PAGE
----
What Is Proliferative Sickle Cell Retinopathy?

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Proliferative sickle cell retinopathy (PSR) is a complication in the eyes that can happen in some people who have sickle cell disease. Sickle cell disease is an inherited disorder that affects how red blood cells work. PSR causes new, abnormal blood vessels to grow and leak behind the light-sensitive tissue in the back of the eye called the retina. The leakage from these blood vessels can lead to vision loss.

About 10% of people with sickle cell disease will experience some sort of vision problem due to their condition.

This article will address symptoms, causes, diagnosis, and treatment for proliferative sickle cell retinopathy.

Illustration of damage to the retina from retinopathy

Getty Images

Proliferative Sickle Cell Retinopathy Symptoms

For many people, PSR does not have any symptoms. This is one reason why, starting at age 10, people with sickle cell disease are encouraged to set annual appointments with a retina specialist. This type of healthcare provider can check for signs of PSR.

When PSR does have symptoms, they include:

  • Blind spots
  • Blurred vision
  • Light flashes
  • Loss of peripheral (side) vision
  • Sudden onset of floaters, which are spots, dots, or circles that you see in your field of vision

Causes of PSR

Proliferative sickle cell retinopathy is caused by sickle cell disease. Sickle cell disease is an inherited blood disorder that causes red blood cells to become hard and sticky. These red blood cells die sooner, causing a constant shortage of red blood cells in the body. Surviving red blood cells can cause blockages in the blood vessels.

These complications can cause your eyes to have less blood flow and, therefore, less oxygen is getting to them. The blockages can lead to the growth of irregular blood cells. These irregular blood cells leak blood behind the retina.


An eye doctor, such as a retina specialist, can use several tools to help diagnose PSR, including:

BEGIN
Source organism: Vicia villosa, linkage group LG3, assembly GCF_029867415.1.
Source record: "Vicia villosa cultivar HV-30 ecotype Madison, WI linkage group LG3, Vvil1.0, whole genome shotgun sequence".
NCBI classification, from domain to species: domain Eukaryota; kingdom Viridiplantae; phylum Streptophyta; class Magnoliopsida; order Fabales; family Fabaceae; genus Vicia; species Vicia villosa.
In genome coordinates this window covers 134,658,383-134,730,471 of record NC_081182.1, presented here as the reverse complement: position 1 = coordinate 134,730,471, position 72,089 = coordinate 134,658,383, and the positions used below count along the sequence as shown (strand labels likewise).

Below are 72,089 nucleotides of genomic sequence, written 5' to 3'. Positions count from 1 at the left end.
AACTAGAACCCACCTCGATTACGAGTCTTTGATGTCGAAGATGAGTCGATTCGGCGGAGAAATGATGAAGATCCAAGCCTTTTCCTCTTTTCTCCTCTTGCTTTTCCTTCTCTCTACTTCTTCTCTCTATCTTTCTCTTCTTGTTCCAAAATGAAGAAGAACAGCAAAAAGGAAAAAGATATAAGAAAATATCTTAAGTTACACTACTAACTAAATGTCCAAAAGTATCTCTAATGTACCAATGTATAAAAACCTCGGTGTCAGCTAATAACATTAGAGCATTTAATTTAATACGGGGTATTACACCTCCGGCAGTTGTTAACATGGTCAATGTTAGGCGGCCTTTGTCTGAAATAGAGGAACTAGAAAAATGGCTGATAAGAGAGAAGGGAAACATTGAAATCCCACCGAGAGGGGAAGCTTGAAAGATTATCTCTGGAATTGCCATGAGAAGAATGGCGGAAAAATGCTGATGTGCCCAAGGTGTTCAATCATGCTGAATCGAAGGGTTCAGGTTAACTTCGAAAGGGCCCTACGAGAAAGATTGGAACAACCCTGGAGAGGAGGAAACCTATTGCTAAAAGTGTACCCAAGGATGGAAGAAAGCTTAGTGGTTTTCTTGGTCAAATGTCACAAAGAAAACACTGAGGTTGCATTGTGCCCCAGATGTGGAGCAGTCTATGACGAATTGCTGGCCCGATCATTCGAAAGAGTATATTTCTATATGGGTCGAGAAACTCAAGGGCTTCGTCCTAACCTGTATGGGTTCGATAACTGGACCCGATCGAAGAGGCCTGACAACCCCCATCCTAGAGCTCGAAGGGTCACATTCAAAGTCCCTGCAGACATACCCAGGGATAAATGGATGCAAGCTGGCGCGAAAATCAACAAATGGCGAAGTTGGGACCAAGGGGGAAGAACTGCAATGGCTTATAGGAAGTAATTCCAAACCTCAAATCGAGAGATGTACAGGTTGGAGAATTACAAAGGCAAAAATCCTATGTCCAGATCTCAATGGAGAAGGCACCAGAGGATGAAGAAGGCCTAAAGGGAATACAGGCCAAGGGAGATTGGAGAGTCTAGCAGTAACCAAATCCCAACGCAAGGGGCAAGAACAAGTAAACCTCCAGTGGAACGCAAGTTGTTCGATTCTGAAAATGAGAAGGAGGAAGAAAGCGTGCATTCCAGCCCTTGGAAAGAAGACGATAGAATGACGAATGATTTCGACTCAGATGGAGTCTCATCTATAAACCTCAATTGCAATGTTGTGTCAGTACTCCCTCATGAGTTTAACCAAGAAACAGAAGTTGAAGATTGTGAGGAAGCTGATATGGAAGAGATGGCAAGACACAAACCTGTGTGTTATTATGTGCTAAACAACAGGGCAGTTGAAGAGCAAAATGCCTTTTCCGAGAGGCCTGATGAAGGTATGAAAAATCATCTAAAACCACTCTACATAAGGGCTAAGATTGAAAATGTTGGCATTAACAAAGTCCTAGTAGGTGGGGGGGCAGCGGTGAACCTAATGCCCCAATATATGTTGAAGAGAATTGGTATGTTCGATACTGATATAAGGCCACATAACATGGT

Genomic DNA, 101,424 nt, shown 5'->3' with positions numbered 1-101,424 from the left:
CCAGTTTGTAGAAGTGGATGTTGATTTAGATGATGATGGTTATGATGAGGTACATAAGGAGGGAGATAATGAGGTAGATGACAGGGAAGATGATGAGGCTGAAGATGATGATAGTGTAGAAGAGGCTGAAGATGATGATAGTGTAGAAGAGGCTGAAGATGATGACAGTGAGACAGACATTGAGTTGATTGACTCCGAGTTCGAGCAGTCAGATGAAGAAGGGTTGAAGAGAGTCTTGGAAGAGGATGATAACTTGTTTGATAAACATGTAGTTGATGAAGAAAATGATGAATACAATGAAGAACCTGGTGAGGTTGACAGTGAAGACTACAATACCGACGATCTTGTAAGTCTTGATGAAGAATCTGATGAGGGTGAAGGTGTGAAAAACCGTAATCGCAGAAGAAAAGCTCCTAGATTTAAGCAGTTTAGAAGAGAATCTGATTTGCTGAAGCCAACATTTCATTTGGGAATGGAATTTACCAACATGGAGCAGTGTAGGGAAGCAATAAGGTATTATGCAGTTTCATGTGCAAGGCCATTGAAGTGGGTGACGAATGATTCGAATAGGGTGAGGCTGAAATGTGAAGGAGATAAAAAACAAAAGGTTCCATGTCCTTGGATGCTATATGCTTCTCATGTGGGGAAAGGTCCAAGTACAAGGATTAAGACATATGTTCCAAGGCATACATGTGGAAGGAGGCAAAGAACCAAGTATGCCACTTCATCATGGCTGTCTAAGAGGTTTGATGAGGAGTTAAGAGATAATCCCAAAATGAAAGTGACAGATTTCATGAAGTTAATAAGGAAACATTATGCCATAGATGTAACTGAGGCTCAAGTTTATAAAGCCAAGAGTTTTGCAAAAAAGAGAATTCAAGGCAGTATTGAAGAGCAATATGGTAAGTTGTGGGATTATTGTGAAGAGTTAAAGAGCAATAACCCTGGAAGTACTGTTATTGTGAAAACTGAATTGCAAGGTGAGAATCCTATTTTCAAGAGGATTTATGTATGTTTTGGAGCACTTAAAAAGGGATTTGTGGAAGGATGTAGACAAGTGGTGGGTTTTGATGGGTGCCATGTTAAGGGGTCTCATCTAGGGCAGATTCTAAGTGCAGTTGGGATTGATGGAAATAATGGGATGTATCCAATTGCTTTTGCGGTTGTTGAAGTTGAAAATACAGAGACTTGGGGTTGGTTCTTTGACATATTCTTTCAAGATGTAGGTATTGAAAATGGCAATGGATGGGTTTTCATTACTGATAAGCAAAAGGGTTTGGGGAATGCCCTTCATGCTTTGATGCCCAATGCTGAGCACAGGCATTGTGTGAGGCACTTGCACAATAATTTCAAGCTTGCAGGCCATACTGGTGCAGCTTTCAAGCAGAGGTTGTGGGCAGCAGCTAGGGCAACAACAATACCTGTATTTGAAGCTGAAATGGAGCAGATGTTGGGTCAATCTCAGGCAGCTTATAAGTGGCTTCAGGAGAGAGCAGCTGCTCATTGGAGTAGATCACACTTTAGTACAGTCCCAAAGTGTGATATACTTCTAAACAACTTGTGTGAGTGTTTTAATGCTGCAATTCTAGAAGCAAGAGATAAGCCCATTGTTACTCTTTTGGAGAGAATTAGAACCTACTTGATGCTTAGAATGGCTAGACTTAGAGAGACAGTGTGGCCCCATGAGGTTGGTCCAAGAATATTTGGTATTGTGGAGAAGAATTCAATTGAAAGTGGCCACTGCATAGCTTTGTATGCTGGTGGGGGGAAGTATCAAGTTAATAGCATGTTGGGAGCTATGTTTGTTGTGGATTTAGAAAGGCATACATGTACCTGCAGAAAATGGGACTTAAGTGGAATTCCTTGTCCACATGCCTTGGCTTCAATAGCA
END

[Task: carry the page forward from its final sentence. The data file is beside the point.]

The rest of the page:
• Fluorescein angiography: This is a type of imaging that can obtain a better view of blood vessels in the retina.
  • Optical coherence tomography angiography: This type of imaging can detect blocked blood vessels due to sickle cell disease, as well as changes in the vessels of the retina and choroid. The choroid is a thin area of tissue in the middle layer of the eye wall.
  • Spectral domain optical coherence tomography: This is a type of imaging that shows cross-sectional images of the retina, which can help detect areas with retina thinning.

During an exam, your eye care specialist will check for other eye conditions with signs and symptoms that resemble proliferative sickle cell retinopathy. These include:

  • Diabetic retinopathy: A condition characterized as damage to the blood vessels in the retina due to type 1 or type 2 diabetes
  • Retinal vascular occlusion: When one or more arteries carrying blood to the retina are blocked
  • Sarcoidosis: A systemic inflammatory disease that occurs when cells in the immune system form clumps called granulomas—in this case, in the eyes (ocular sarcoidosis).
  • Other conditions and diseases that affect the eye

The Goldberg Stages

To help identify PSR, eye doctors often use what's called the Goldberg stages that describe what is happening to the eye. These range from stages 1 to 5.